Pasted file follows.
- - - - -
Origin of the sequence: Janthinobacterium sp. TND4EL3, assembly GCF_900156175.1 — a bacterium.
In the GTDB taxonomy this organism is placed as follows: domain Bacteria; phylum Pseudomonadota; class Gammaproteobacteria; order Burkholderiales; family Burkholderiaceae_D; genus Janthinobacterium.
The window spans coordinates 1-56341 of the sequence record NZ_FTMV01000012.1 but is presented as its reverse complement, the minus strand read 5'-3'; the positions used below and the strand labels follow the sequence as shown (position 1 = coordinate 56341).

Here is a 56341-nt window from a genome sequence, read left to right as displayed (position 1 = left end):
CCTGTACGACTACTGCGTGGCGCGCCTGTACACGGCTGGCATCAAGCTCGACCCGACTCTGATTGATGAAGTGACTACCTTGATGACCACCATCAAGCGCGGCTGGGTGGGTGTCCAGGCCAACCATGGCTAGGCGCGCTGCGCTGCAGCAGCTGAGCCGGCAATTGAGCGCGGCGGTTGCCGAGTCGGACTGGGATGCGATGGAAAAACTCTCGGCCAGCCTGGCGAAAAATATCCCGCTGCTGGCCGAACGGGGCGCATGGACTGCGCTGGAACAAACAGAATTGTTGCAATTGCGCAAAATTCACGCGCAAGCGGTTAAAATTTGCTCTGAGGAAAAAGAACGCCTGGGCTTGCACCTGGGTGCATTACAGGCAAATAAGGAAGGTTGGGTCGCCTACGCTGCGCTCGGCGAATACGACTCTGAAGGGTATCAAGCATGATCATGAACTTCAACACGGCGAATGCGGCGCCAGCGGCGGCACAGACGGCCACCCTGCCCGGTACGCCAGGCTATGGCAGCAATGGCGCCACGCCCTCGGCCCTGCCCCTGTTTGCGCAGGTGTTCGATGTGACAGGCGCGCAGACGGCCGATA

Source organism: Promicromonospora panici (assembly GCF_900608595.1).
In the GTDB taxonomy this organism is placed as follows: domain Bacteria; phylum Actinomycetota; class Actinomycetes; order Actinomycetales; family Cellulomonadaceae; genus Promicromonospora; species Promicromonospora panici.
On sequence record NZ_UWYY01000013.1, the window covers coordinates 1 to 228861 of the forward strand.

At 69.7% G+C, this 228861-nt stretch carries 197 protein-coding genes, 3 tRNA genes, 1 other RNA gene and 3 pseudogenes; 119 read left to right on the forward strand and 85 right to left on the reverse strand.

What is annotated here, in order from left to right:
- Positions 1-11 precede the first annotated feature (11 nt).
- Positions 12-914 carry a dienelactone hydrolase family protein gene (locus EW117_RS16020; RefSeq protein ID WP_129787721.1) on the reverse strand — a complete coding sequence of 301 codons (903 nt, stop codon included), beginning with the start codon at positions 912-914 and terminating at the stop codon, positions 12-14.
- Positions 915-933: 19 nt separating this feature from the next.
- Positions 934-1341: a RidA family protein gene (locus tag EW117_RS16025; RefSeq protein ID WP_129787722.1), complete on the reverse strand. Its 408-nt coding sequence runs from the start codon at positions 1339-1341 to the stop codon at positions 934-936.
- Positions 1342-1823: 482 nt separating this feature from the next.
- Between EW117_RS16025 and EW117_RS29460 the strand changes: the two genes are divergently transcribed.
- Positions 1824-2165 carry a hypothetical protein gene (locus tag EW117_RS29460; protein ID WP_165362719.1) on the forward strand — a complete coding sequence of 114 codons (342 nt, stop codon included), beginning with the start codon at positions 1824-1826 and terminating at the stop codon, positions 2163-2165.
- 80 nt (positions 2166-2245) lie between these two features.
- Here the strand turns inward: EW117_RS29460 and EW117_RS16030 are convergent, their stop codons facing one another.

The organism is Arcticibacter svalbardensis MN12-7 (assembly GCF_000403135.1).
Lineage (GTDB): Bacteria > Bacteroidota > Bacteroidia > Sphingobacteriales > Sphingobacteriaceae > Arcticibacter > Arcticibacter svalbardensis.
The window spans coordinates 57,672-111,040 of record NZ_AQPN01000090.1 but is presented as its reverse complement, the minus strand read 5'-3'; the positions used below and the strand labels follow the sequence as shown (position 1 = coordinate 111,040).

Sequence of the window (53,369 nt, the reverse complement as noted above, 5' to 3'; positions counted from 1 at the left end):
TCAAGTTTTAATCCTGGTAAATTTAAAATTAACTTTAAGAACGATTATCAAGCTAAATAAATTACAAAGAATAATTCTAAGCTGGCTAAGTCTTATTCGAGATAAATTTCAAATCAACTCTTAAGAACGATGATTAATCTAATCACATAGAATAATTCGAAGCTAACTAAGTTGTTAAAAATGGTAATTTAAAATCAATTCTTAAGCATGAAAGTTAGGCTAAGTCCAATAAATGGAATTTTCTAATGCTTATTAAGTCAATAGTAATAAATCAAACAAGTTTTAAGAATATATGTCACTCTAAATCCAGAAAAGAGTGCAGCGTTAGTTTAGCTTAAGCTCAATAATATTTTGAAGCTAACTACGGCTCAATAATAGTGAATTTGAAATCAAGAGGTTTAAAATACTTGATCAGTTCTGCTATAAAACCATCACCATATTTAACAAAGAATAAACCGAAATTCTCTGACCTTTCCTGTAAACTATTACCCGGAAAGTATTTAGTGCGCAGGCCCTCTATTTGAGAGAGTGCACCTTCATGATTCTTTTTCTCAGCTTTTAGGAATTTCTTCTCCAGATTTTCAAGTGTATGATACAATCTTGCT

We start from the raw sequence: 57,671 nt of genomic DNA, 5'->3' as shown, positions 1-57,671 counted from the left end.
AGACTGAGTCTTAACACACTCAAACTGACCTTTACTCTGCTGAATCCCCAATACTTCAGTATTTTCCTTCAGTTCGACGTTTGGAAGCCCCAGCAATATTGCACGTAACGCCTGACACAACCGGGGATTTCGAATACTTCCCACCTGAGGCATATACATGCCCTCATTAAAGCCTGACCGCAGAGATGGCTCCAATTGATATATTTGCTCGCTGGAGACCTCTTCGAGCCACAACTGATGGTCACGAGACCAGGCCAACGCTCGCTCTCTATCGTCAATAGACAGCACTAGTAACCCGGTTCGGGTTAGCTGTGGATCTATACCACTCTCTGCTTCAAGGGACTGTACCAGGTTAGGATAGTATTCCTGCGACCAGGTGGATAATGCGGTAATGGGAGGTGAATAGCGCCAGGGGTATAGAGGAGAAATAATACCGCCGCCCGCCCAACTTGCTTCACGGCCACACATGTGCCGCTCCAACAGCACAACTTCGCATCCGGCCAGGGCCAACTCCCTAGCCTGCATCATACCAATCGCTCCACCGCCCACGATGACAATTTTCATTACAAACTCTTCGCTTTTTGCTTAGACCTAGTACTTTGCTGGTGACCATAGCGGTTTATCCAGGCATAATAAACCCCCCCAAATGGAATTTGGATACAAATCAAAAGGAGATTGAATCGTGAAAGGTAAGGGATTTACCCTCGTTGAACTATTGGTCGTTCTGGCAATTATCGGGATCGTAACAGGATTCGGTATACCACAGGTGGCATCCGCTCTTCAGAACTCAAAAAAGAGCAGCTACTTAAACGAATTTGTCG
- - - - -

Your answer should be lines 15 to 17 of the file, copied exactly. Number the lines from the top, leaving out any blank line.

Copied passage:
- Positions 1342-1823: 482 nt separating this feature from the next.
- Between EW117_RS16025 and EW117_RS29460 the strand changes: the two genes are divergently transcribed.
- Positions 1824-2165 carry a hypothetical protein gene (locus tag EW117_RS29460; protein ID WP_165362719.1) on the forward strand — a complete coding sequence of 114 codons (342 nt, stop codon included), beginning with the start codon at positions 1824-1826 and terminating at the stop codon, positions 2163-2165.